My dilemma is that I need to take a longer trip of around 2 1/2 hours into some long uphill pulls (70 West in Maryland then turning left into West Virginia). Not enough time to install a 6.0/Mishimoto/whatever trans cooler and a more reliable temperature monitor as we leave Thursday and I can't get guaranteed shipment in time to install and test them.

I'm thinking that if I stay at 55 mph, I'll pi$$ off some drivers behind me but I can safely make my destination. I'll bring along a few quarts of ATF just in case.

What are my chances of a favorable outcome?
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post #6 of 7 Old 08-11-2019, 07:33 PM
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Oh yeah, in both directions, I got one CEL but it turned off after about 5 minutes. No trouble codes on the code reader so I have no clue as to what was flagged and then disappeared by the next system check.
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post #7 of 7 Old 08-18-2019, 04:05 PM
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Just to tie up a loose end, the day before I was going to hit the road, I was able to source a 26 row 6.0 Powerstroke trans cooler from Chesapeake Truck on Pulaski Highway for $179. I called at 8:30 am and they had it for me by 10. It was an hour round trip but my local Ford dealer just down the road couldn't get it until noon and wanted $229!

It came with one hose so I asked the parts guy to order the other hose as well. Forty bucks, ouch! When I got it, the hose looked like a piece of metal and rubber macaroni but I figured better to have it and not need it than the other way around so I paid the man and left.

Turned out to be a good move. So many folks avoid kinking the right side hose by bending it outside of its normal route to the other side of the radiator but the OEM hose uses a metal tube/formed rubber hose combination to make a trombone looking u-turn that puts the hose right where it needs to be. OTOH, the hose that came with the cooler for free was pretty much useless since it was so short BUT...it had two half inch spring clamps as well which was a bonus!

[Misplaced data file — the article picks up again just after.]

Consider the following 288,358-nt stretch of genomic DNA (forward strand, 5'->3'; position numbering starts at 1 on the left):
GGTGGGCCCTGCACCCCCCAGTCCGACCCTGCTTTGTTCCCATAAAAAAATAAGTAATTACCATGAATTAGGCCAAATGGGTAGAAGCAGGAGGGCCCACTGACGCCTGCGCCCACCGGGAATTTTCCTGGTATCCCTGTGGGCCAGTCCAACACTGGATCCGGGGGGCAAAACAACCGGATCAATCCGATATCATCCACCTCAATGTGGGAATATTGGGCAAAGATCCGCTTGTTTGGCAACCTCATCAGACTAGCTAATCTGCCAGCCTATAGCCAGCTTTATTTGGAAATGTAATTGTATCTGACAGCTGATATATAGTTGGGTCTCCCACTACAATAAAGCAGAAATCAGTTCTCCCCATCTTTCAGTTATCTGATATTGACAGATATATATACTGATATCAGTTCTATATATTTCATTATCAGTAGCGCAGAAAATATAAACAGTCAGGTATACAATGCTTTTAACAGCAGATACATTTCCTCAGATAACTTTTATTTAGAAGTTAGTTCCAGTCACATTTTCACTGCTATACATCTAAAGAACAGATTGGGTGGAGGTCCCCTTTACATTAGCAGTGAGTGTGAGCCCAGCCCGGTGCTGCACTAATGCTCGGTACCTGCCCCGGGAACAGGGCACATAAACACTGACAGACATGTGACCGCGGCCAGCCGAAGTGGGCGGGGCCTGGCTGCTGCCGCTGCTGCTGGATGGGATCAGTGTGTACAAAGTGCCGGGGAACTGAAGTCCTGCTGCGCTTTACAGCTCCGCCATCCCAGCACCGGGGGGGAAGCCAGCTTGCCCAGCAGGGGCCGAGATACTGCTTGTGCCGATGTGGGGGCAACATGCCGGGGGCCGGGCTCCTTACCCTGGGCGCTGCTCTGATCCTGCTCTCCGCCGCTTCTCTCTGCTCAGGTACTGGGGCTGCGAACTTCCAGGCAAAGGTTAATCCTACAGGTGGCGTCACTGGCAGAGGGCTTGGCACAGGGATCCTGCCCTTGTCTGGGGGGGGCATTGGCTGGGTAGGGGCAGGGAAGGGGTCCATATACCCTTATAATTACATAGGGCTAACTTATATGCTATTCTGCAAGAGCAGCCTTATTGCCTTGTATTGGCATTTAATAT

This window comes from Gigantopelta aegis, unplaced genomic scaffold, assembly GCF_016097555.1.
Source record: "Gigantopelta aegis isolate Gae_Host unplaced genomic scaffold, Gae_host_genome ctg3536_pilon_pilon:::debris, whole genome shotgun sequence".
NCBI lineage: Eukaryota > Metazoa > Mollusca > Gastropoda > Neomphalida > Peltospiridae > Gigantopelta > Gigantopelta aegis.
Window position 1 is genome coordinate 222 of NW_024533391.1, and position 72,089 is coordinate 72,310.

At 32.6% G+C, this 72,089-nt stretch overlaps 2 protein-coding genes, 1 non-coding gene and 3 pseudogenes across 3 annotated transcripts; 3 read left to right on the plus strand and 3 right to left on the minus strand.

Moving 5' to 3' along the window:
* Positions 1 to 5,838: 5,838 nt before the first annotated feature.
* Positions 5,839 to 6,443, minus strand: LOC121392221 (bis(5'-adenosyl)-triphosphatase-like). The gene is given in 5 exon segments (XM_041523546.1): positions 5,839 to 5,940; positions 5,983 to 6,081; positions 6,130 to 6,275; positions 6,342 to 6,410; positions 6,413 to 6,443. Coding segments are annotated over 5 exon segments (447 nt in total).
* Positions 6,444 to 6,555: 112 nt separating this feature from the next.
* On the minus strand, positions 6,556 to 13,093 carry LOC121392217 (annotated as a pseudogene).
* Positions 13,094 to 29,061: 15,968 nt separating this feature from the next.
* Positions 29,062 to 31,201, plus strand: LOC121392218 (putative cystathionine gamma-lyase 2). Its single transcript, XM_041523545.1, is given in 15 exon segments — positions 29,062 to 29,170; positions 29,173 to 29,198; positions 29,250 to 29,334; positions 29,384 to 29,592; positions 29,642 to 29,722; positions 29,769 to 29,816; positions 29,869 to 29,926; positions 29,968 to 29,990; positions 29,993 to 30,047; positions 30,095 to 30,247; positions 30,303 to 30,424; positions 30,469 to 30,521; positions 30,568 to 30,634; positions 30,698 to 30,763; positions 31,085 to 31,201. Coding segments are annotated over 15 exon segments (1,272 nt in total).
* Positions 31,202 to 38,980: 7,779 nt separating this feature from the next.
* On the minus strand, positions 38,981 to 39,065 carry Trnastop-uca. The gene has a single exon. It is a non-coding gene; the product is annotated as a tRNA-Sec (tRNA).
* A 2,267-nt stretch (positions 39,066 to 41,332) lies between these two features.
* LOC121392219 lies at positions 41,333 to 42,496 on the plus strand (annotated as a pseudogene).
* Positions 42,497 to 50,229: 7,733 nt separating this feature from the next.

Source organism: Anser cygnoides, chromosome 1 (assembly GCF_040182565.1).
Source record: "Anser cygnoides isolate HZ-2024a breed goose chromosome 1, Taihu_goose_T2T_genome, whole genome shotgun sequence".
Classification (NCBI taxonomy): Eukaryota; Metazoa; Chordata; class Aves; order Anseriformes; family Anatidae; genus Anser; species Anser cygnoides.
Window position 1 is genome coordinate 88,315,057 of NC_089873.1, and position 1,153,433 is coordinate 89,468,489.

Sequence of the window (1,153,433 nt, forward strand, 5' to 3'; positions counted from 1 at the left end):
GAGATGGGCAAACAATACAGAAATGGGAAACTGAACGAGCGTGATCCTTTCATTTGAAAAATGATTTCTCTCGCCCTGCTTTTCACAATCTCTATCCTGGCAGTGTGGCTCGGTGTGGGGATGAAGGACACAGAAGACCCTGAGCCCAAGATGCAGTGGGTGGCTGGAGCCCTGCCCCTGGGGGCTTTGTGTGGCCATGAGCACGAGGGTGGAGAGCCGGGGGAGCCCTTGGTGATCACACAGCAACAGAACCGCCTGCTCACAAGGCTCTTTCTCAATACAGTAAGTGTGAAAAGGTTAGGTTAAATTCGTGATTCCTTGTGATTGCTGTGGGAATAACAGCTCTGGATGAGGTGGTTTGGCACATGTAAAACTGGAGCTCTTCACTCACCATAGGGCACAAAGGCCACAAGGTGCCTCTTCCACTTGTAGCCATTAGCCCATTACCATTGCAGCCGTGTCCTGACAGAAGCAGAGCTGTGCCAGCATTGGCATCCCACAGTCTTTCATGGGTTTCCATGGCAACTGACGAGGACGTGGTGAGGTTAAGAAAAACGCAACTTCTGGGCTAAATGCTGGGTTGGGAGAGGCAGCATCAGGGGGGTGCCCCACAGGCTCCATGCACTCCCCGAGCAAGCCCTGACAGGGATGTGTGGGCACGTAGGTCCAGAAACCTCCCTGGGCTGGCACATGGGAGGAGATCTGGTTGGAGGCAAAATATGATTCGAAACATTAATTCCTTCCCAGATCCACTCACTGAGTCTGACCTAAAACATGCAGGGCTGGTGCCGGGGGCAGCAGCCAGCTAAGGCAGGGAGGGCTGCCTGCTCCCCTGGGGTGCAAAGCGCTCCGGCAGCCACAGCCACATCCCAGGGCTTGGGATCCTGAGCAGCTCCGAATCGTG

I bought 8 feet of hose from the parts store and attached the ends to the outlets on the new cooler. That way, it was easy to feed the hose down through the route the original hoses used and then cut to length while under the truck looking at the 3/8 lines. This was the point where I realized that I had not wasted my forty bucks on the second line. I pulled the hose off the outlet, attached the OEM line and then clamped the half inch hose to it.

Since I didn't have time to order the brass 3/8 to 1/2 inch fittings from Amazon, I stopped at a local Tipton hose supply store (who knew?) and the guy assembled two brass 3/8 to 1/2 inch unions from a parts bin for 10 bucks. He could have sold me the other two 1/2 inch hose clamps that don't damage the hose but he needed the actual hose to get the right clamp and I hadn't picked it up yet. I ended up going with auto parts store worm gear hose clamps for now and doubled them on each hose. For the 3/8 end of the setup, I just used the original Ford spring clamps.

WHAT NOBODY TELLS YOU IN ANY OF THE THREADS AND VIDEOS IS...

Speed nuts.

There's two of them on the original trans cooler, located in the holes at the end of the 'wings' that mount the cooler. Once you've removed them from the original cooler and put them on the new one, they are a b!+h to keep in place while you try to drop the new cooler into position. You have to be a tiny hand contortionist to put them where they need to be if they don't stay put. You've been warned.

Here are the little 7.3 and large 6.0 coolers side by side. Note that the 7.3 ports are on top of the cooler and the 6.0 ports are at either side of the bottom.



Put rags on top of the AC condenser fins or you'll look like you lost a fight with an alley cat.

tl;dr

Managed to replace the 7.3 trans cooler with a new 6.0 unit the day before the trip and trans stayed cool. No overheating or fluid puking.

Last edited by Digmenow; 08-18-2019 at 04:11 PM.